Japanese Self-Studying Updates (Lessons #30 and 31) | Blushing Geek

Japanese Self-Studying Updates (Lessons 38 and 39)

Konnichiwa minna-san!

Welcome to another update for my weekly Japanese self-studying session! And yes, there’s no video updates just yet, *wink. But I’ll come to that soon, I promise.

So as a review for last week, I did lessons 36 and 37. For lesson 36, we’ve got to learn on how to say “I think ~” in Japanese and it was pretty easy and straightforward. And for lesson 37 is how to say “~ said” in Japanese. It was actually a bit confusing at first but when you study it over and over again, you’ll get to the conclusion that it wasn’t really that bad at all.

And for this week, I am learning something interesting again. Check out below to know what.

And again, this is not an attempt to create a tutorial but just sharing what I’ve learn from Misa-sensei’s Grammar Lessons for Absolute Beginners in Youtube. You can see what I’ve been learning from Lessons 1-37 here.

LESSON 38: Informal “Said” / A called “B”

(~ wa) ~ tte
= ~ said ~ <more informal>Ex: June said he likes cars
=> Jun wa kuruma ga suki da tte

This tte can also used as “someone JUST said” but is less common.

~ tte itta
= I said / (s)he JUST said

Ex: What did you just say?
=> Nante itta?
I said I’m busy
=> Isogashii tte
It kinda sound like “I’m a bit frustrated that I have to repeat“. So instead, they would normally say:
=> Isogashii tte itta

Ex: Ed Sheeran said he likes cat
=> Edo shiiran wa neko ga suki da tte
Keita said the new movie was interesting
=> Keita wa atarashii eiga wa omoshirokatta tte
Harry said he will not come
=> Harii wa konai tte
Jim said he wants to play games
=> Jimu wa geemu shitai tte
My co-worker said he will quite the job
=> Douryou wa shigoto wo yameru tte

yameru => to quit (eg. job, smoking, drinking etc.)

They said tomorrow is a holiday in Germany
=> Ashita wa doitsu de kyuujitsu da tte
doitsu => Germany
kyuujitsu => holiday

toiu => to say <formal>; tteiu <informal>
it could also be used as called. Like: A called B
structure: B toiu A / B tteiu A
Ex: A movie called “Harry Potter”
=> Harii pottaa toiu eiga <formal>
=> Harii pottaa tteiu eiga <informal>
Do you know a movie called “Harry Potter”?
=> Harii pottaa toiu eiga wo shitteimasu ka? <formal>
=> Harii pottaa tteiu eiga wo shitte(i)ru? <informal>

Have you seen a movie called “Kimi no na wa”?
=> Kimi no na wa toiu eiga wo mita koto ga arimasu ka? <formal>
=> Kimi no na wa tteiu eiga wo mita koto aru? <informal>
To know more about done~ / have done ~ refer to lesson 20

tsuki no wa guma => moon bear
kuma => bear
I like a bear called “moon bear”
=> Tsuki no wa guma toiu kuma ga suki desu <formal>
=> Tsuki no wa guma tteiu kuma ga suki <informal>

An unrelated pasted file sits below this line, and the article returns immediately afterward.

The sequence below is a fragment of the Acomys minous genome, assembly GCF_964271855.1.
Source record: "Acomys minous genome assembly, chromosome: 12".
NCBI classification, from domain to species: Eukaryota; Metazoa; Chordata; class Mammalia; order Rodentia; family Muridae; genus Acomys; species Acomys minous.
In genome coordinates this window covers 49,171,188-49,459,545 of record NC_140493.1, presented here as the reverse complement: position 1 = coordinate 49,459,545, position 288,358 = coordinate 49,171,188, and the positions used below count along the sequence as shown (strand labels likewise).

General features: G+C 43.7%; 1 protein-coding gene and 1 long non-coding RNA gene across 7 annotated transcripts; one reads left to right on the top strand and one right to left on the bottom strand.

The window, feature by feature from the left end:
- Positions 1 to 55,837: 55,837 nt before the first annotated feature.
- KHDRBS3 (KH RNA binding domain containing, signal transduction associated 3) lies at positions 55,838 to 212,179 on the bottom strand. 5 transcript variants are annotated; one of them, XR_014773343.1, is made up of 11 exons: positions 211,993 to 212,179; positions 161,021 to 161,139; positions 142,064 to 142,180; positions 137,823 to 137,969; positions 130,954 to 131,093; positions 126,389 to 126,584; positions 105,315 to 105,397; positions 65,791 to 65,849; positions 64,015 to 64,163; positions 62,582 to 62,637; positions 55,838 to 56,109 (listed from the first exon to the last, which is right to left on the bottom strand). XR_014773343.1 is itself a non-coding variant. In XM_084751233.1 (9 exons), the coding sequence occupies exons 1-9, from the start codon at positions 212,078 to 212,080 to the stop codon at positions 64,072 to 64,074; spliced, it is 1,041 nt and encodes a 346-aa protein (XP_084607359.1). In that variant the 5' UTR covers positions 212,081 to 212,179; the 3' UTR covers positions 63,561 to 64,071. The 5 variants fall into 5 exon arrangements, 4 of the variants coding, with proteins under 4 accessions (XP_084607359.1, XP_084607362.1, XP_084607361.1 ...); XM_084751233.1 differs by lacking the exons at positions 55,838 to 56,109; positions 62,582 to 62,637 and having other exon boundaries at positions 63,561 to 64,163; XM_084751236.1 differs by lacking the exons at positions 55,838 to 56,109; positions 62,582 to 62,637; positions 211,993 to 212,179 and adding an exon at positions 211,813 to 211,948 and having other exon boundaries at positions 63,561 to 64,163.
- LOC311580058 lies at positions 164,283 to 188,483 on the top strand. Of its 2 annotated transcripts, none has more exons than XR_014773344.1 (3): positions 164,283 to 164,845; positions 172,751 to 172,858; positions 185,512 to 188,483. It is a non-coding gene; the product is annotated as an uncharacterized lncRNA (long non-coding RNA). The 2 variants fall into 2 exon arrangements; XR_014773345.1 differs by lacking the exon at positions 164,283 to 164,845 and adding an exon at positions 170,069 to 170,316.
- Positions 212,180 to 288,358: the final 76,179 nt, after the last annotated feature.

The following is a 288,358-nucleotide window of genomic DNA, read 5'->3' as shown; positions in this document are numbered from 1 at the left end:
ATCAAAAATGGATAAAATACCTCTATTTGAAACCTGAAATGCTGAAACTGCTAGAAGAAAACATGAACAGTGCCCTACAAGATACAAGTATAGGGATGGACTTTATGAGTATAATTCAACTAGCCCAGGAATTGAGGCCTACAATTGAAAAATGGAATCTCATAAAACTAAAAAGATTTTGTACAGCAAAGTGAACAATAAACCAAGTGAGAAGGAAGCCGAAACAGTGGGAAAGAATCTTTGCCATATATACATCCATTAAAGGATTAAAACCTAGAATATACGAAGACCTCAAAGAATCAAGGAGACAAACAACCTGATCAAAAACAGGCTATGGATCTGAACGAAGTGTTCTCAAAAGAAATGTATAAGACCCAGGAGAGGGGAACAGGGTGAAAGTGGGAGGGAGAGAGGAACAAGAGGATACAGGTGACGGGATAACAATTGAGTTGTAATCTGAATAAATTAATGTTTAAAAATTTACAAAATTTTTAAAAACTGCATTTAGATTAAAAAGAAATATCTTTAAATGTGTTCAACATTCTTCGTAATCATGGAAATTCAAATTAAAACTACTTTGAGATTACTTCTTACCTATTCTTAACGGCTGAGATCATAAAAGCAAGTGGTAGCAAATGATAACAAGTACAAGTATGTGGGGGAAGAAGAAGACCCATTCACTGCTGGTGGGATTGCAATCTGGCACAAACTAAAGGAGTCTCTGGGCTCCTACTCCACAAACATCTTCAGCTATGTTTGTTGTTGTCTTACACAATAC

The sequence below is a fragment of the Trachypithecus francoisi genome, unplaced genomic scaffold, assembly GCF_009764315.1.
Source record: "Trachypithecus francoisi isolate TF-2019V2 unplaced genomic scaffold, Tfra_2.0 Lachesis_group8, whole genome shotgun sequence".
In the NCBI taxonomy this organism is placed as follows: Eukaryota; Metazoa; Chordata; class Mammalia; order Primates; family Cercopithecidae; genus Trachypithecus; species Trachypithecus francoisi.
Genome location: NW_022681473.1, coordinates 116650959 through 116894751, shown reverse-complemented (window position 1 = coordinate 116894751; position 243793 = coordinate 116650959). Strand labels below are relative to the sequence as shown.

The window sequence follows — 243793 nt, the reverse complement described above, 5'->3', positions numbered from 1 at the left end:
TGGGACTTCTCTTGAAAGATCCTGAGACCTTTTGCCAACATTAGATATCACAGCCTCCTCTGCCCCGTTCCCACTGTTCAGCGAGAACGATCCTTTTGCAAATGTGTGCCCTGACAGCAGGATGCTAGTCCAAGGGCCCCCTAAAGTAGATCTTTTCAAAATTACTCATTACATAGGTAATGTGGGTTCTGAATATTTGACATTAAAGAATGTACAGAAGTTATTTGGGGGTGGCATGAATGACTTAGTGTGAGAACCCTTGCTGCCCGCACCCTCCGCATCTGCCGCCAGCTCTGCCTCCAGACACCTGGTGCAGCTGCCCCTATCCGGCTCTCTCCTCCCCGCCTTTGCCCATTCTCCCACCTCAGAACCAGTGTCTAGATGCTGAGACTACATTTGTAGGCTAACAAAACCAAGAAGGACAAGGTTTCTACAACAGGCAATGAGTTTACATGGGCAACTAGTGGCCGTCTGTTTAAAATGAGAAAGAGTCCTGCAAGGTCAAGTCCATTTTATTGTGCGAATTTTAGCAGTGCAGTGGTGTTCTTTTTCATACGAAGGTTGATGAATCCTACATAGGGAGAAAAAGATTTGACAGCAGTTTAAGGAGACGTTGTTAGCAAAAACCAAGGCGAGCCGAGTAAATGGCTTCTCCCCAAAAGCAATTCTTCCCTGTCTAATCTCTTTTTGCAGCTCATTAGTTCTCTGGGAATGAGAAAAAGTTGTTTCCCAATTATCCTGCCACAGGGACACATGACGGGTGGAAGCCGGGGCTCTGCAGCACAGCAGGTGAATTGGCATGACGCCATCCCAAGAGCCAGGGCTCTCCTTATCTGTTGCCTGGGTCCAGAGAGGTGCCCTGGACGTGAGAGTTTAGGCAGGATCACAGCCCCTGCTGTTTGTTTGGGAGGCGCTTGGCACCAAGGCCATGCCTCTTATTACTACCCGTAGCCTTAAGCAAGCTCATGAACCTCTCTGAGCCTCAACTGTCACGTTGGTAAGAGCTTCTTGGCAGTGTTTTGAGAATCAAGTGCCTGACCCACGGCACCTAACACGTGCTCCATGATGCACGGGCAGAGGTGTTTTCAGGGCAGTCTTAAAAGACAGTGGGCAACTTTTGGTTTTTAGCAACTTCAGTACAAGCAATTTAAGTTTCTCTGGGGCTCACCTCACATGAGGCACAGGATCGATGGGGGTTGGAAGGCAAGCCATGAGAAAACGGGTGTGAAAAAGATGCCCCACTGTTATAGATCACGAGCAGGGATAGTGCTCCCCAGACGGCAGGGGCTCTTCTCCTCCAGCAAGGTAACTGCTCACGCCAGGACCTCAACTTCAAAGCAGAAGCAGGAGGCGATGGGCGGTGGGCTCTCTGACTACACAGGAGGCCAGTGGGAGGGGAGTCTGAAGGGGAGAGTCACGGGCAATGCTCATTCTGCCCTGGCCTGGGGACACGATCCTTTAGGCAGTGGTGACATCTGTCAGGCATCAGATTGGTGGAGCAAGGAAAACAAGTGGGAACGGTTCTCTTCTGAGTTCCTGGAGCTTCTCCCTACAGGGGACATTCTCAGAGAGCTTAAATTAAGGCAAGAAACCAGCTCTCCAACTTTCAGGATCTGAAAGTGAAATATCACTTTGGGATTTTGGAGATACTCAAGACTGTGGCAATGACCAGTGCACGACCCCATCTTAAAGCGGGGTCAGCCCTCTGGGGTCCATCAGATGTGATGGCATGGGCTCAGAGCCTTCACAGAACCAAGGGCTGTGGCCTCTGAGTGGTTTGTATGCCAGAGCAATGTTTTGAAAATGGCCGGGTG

machi => town
I want to go to a town called “Hakone”
=> Hakone toiu machi ni ikitai desu <formal>
=> Hakone tteiu machi ni ikitai <informal>
A manga called “Naruto”
=> Naruto toiu manga <formal>
=> Naruto tteiu manga <informal>

B toiu A <formal> / B tteiu A <informal> / B tte A <more informal>
= A called B

Ex: A book called “Harry Potter”
=> Harii pottaa tte hon <more informal>
=> Harii pottaa tteiu hon <informal>
=> Harii pottaa toiu hon <formal>
I look up as I walk (sukiyaki)
=> Ue wo muite arukou
A song called “ue wo muite arukou
=> Ue wo muite arukou tte kyoku / uta
Have you listened to a song called “ue wo muite arukou“?
=> Ue wo muite arukou tte kyoku, kiita koto aru?
saito => website
A person called/named “Tanaka
=> Tanaka san tte hito
A fish called “blowfish”>
=> Fugu tte sakana
fugu => blowfish
Have you eaten a fish called “blowfish”?
=> Fugu tte sakana wo tabeta koto aru?

nanto iu ~ / nante iu ~
=> ~ called “what”
Ex: What’s the game called? (lit. A game called “what”?)
=> Nantoiu geemu desu ka? <formal>
=> Nanteiu geemu? <informal>
What’s the book called?
=> Nantoiu hon desu ka? <formal>
=> Nanteiu hon? <informal>
What book are you reading? (lit. a book called “what” are you reading?)
=> Nantoiu hon wo yondeimasu ka? <formal>
=> Nanteiu hon wo yonde(i)ru? <informal>
What’s this game called? (lit. as for this, a game called “what”?)
=> Kore wa nantoiu geemu desu ka? <formal>
=> Kore wa nanteiu geemu? <informal>
For that question, you can answer the name of the game, then add desu at the end or:
It’s called “The legend of Zelda”
=> Zeruda no densetsu to iimasu <formal>
=> Zeruda no densetsu tte iu <informal>
densetsu => legend
Zeruda => Zelda

New vocabularies learned from this lesson:

  • Edo Shiiran => Ed Sheeran
  • Jimu => Jim
  • yameru => to quit (eg. job, smoking, drinking etc.)
  • doitsu => Germany
  • kyuujitsu => holiday
  • tsuki no wa guma => moon bear
  • kuma => bear
  • machi => town
  • saito => website
  • fugu => blowfish
  • densetsu => legend
  • Zeruda => Zelda